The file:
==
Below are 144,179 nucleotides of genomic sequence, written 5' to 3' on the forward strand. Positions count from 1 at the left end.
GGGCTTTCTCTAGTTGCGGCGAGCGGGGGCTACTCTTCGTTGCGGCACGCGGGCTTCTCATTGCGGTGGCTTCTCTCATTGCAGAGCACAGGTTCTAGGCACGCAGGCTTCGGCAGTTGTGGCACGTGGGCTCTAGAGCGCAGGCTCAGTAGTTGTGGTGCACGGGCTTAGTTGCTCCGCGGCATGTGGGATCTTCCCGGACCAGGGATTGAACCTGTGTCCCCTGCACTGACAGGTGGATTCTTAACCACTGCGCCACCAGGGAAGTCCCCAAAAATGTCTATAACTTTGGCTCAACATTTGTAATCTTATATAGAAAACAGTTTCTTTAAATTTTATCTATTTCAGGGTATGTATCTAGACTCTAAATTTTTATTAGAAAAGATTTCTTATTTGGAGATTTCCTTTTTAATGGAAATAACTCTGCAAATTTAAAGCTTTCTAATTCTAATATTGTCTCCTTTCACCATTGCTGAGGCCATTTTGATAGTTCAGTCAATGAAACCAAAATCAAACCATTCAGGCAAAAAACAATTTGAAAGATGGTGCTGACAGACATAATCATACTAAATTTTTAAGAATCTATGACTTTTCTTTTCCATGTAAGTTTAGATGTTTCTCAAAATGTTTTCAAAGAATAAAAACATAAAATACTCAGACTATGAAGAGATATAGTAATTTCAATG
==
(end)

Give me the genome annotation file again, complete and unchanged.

Below are 144,179 nucleotides of genomic sequence, written 5' to 3' on the forward strand. Positions count from 1 at the left end.
GGGCTTTCTCTAGTTGCGGCGAGCGGGGGCTACTCTTCGTTGCGGCACGCGGGCTTCTCATTGCGGTGGCTTCTCTCATTGCAGAGCACAGGTTCTAGGCACGCAGGCTTCGGCAGTTGTGGCACGTGGGCTCTAGAGCGCAGGCTCAGTAGTTGTGGTGCACGGGCTTAGTTGCTCCGCGGCATGTGGGATCTTCCCGGACCAGGGATTGAACCTGTGTCCCCTGCACTGACAGGTGGATTCTTAACCACTGCGCCACCAGGGAAGTCCCCAAAAATGTCTATAACTTTGGCTCAACATTTGTAATCTTATATAGAAAACAGTTTCTTTAAATTTTATCTATTTCAGGGTATGTATCTAGACTCTAAATTTTTATTAGAAAAGATTTCTTATTTGGAGATTTCCTTTTTAATGGAAATAACTCTGCAAATTTAAAGCTTTCTAATTCTAATATTGTCTCCTTTCACCATTGCTGAGGCCATTTTGATAGTTCAGTCAATGAAACCAAAATCAAACCATTCAGGCAAAAAACAATTTGAAAGATGGTGCTGACAGACATAATCATACTAAATTTTTAAGAATCTATGACTTTTCTTTTCCATGTAAGTTTAGATGTTTCTCAAAATGTTTTCAAAGAATAAAAACATAAAATACTCAGACTATGAAGAGATATAGTAATTTCAATG